For some reason, I decided that my first series on The Rival would share my attempts to eat my way through the crazy foods of New York City. I thought it would be fun to get a little adventurous and try some unusual foods that really just make you ask the question, WTF is she eating?
We all know New York food is where it’s at. Fancy food, cheap food, and apparently some really strange food. My job is to taste the foods no one else (on staff) is willing test.
Could this be self-torture? Possibly. But is it entertaining? Abso-fucking-lutely.
So you’re welcome for the stories you get to read about my apparent self-loathing as I scour the city for some of the freakiest food I can find.
And it all starts here: the grasshopper taco. I like to ease into things.
“So you’ve tried the grasshoppers before then?”
“No,” I responded naively to the woman counting my change. “This is my first time, we’ll see how it goes.”
The woman laughed as I took my brown bag off the counter, along with my change, and walked back into the miserable February weather. What the hell am I doing?
My first meal was the chapulines tacos from Toloache, a tiny Mexican restaurant serving all of the food you’d expect — plus these tacos. The menu reads, “Chapulines Tacos: Oaxacan-style dried grasshoppers, onions, cilantro, jalapeño, salsa verde.”
Scary, right? Upon reflection, not so much: grasshoppers are popular snacks in parts of Mexico, particularly Oaxaca, and can be found in many street food stalls throughout the country.
There has to be something good about eating these little bugs if they’re so popular. They’re high in protein, common, and cheap — sounds like the perfect college food. So I thought, hey, worth a try.
I could not have been more wrong.
In truth, there’s nothing hugely detestable about the taste of these bugs. There’s no distinct flavor or smell — all I tasted was some limey guac and onions. Props to the chef on that.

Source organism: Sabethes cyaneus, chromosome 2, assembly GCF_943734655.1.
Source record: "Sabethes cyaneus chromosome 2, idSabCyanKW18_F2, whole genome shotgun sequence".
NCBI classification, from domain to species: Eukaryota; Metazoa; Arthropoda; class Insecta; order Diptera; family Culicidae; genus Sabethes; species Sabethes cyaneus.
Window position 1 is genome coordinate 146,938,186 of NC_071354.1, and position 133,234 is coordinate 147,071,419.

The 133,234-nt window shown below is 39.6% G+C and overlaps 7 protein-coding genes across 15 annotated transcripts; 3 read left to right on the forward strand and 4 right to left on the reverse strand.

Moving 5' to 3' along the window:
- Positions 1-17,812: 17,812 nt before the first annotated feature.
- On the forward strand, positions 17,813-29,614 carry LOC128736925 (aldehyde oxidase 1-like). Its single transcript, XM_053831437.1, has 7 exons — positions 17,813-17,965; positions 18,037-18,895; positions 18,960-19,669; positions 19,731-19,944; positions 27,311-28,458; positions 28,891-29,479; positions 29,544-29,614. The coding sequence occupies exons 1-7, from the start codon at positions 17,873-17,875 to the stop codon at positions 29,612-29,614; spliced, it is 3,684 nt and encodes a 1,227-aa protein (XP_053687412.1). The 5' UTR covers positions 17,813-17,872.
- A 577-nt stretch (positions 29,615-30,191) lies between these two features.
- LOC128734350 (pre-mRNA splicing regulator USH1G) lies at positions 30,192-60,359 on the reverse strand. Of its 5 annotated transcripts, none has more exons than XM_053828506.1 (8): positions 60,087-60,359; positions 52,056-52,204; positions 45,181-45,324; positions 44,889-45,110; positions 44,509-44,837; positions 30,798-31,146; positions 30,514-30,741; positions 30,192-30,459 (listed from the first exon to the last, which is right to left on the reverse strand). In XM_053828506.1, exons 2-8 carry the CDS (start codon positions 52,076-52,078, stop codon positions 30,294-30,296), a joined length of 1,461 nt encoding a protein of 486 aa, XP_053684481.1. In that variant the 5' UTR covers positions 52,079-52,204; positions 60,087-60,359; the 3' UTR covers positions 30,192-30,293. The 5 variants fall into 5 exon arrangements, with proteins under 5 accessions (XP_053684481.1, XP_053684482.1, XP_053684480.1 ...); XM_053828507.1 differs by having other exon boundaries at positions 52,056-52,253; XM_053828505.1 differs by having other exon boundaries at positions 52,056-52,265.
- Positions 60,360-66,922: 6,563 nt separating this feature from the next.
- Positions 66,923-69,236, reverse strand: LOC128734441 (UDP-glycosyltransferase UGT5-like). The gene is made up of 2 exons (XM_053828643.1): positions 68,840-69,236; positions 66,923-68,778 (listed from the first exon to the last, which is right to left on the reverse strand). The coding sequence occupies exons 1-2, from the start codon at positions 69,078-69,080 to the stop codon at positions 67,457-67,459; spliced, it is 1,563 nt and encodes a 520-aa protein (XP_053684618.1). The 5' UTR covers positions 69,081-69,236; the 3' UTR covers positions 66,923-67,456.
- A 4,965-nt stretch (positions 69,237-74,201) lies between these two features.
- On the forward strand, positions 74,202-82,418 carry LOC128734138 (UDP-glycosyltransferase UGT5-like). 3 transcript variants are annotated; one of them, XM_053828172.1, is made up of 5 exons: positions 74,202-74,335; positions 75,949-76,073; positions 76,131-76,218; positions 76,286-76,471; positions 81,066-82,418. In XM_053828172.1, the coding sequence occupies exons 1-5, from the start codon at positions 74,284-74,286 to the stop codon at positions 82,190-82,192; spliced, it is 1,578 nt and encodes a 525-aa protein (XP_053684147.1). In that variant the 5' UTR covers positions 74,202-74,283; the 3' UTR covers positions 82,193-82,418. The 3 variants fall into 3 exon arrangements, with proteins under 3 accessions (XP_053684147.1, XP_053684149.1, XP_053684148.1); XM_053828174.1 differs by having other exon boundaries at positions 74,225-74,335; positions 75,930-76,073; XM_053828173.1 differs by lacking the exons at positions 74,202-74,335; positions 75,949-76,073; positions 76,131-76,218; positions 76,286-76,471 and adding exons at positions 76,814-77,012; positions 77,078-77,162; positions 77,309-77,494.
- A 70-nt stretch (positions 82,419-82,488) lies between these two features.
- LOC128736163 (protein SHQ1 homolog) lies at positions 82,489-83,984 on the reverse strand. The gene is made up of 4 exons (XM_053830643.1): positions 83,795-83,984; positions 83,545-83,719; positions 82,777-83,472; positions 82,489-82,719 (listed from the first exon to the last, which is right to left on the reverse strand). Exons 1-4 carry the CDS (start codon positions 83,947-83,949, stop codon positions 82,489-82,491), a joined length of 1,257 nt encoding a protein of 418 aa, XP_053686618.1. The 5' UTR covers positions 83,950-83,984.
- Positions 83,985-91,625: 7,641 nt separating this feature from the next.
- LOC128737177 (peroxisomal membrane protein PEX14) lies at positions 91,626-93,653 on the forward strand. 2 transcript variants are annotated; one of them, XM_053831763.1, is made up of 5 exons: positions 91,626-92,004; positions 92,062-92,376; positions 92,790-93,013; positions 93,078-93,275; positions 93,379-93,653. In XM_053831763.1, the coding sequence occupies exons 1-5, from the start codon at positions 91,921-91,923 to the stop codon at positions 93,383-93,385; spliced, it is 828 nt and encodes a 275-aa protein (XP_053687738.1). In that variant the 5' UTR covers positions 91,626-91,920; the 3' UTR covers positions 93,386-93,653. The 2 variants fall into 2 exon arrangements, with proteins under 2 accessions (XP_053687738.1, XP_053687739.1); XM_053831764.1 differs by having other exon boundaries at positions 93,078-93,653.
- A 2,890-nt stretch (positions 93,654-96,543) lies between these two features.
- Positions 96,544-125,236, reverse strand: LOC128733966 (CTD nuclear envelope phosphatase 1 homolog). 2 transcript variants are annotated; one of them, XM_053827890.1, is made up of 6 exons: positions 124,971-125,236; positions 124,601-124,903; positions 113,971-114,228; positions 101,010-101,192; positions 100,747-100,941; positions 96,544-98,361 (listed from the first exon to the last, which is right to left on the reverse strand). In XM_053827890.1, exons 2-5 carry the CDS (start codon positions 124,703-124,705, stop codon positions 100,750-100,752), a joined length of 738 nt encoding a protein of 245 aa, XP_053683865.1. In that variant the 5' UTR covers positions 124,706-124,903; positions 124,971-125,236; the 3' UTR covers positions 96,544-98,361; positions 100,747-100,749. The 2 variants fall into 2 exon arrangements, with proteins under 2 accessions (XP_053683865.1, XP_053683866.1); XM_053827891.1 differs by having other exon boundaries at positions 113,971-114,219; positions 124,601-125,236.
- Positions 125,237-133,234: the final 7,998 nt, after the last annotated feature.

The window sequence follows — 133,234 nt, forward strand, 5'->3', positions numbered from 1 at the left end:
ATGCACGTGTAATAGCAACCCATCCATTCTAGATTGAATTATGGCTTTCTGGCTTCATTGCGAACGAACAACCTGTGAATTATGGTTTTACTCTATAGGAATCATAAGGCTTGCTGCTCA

I was most disgusted by the texture: the feeling of legs and the bodies of tiny grasshoppers in my mouth. The crunch was unreal, and might have been pleasant had I not known I was chomping on bugs. And as I write this article, even after brushing my teeth, I’m sure I still feel spiky grasshopper legs against my cheeks. Guys, I pulled a grasshopper leg out of my teeth — a crunchy, pointy grasshopper leg. That just isn’t my jam — although I could totally understand their popularity: they’re convenient, cheap, and compelling, clearly.
Personally, I give grasshopper tacos a thumbs down. Two thumbs down. Three thumbs if I had another hand. I’m sure there are people who love them, but I wouldn’t do that again if I was paid. And now, I’m mentally preparing myself for many a scary, scary meal.
Stay tuned, it’s going to get wild.
But seriously guys, I’m having some doubts about this series.
Moreno, Carolina. “How To Make Grasshopper Trail Mix With Oaxacan ‘Chapulines’.” The Huffington Post. TheHuffingtonPost.com, Inc. 3 Nov 2015. Web. 18 Feb 2016.
“Chapulines.” Eat Your World. Eat Your World, LLC. N.d. Web. 18 Feb 2016.